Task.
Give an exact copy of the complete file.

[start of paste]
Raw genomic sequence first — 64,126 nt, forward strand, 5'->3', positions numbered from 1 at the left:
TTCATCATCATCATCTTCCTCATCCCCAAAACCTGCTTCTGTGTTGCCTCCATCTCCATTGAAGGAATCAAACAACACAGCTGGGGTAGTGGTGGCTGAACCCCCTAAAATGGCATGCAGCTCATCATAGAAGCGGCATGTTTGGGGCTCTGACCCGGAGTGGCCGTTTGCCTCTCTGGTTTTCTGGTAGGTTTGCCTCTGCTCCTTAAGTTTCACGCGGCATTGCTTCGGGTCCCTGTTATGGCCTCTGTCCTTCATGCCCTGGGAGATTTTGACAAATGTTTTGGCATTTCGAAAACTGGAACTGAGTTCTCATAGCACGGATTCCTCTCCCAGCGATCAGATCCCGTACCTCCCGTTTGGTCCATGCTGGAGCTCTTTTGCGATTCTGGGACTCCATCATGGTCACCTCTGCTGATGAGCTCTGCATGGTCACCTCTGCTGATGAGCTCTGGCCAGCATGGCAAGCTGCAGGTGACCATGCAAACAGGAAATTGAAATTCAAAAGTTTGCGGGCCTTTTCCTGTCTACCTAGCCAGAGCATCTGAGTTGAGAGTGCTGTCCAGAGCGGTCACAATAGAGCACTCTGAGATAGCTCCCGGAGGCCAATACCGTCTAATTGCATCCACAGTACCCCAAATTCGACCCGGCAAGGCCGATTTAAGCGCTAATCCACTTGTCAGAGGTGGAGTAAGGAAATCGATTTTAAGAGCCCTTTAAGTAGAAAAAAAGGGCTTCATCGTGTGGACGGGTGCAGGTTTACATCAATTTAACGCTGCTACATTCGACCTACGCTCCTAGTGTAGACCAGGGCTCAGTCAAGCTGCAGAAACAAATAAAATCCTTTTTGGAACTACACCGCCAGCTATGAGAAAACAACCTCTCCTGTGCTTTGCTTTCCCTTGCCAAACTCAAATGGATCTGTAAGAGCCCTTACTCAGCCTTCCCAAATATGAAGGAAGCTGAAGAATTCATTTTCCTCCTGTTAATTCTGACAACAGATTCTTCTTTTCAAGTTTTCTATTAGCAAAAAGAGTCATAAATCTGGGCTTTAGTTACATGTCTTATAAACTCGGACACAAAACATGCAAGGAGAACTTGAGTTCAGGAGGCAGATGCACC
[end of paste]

Raw genomic sequence first — 64,126 nt, forward strand, 5'->3', positions numbered from 1 at the left:
TTCATCATCATCATCTTCCTCATCCCCAAAACCTGCTTCTGTGTTGCCTCCATCTCCATTGAAGGAATCAAACAACACAGCTGGGGTAGTGGTGGCTGAACCCCCTAAAATGGCATGCAGCTCATCATAGAAGCGGCATGTTTGGGGCTCTGACCCGGAGTGGCCGTTTGCCTCTCTGGTTTTCTGGTAGGTTTGCCTCTGCTCCTTAAGTTTCACGCGGCATTGCTTCGGGTCCCTGTTATGGCCTCTGTCCTTCATGCCCTGGGAGATTTTGACAAATGTTTTGGCATTTCGAAAACTGGAACTGAGTTCTCATAGCACGGATTCCTCTCCCAGCGATCAGATCCCGTACCTCCCGTTTGGTCCATGCTGGAGCTCTTTTGCGATTCTGGGACTCCATCATGGTCACCTCTGCTGATGAGCTCTGCATGGTCACCTCTGCTGATGAGCTCTGGCCAGCATGGCAAGCTGCAGGTGACCATGCAAACAGGAAATTGAAATTCAAAAGTTTGCGGGCCTTTTCCTGTCTACCTAGCCAGAGCATCTGAGTTGAGAGTGCTGTCCAGAGCGGTCACAATAGAGCACTCTGAGATAGCTCCCGGAGGCCAATACCGTCTAATTGCATCCACAGTACCCCAAATTCGACCCGGCAAGGCCGATTTAAGCGCTAATCCACTTGTCAGAGGTGGAGTAAGGAAATCGATTTTAAGAGCCCTTTAAGTAGAAAAAAAGGGCTTCATCGTGTGGACGGGTGCAGGTTTACATCAATTTAACGCTGCTACATTCGACCTACGCTCCTAGTGTAGACCAGGGCTCAGTCAAGCTGCAGAAACAAATAAAATCCTTTTTGGAACTACACCGCCAGCTATGAGAAAACAACCTCTCCTGTGCTTTGCTTTCCCTTGCCAAACTCAAATGGATCTGTAAGAGCCCTTACTCAGCCTTCCCAAATATGAAGGAAGCTGAAGAATTCATTTTCCTCCTGTTAATTCTGACAACAGATTCTTCTTTTCAAGTTTTCTATTAGCAAAAAGAGTCATAAATCTGGGCTTTAGTTACATGTCTTATAAACTCGGACACAAAACATGCAAGGAGAACTTGAGTTCAGGAGGCAGATGCACC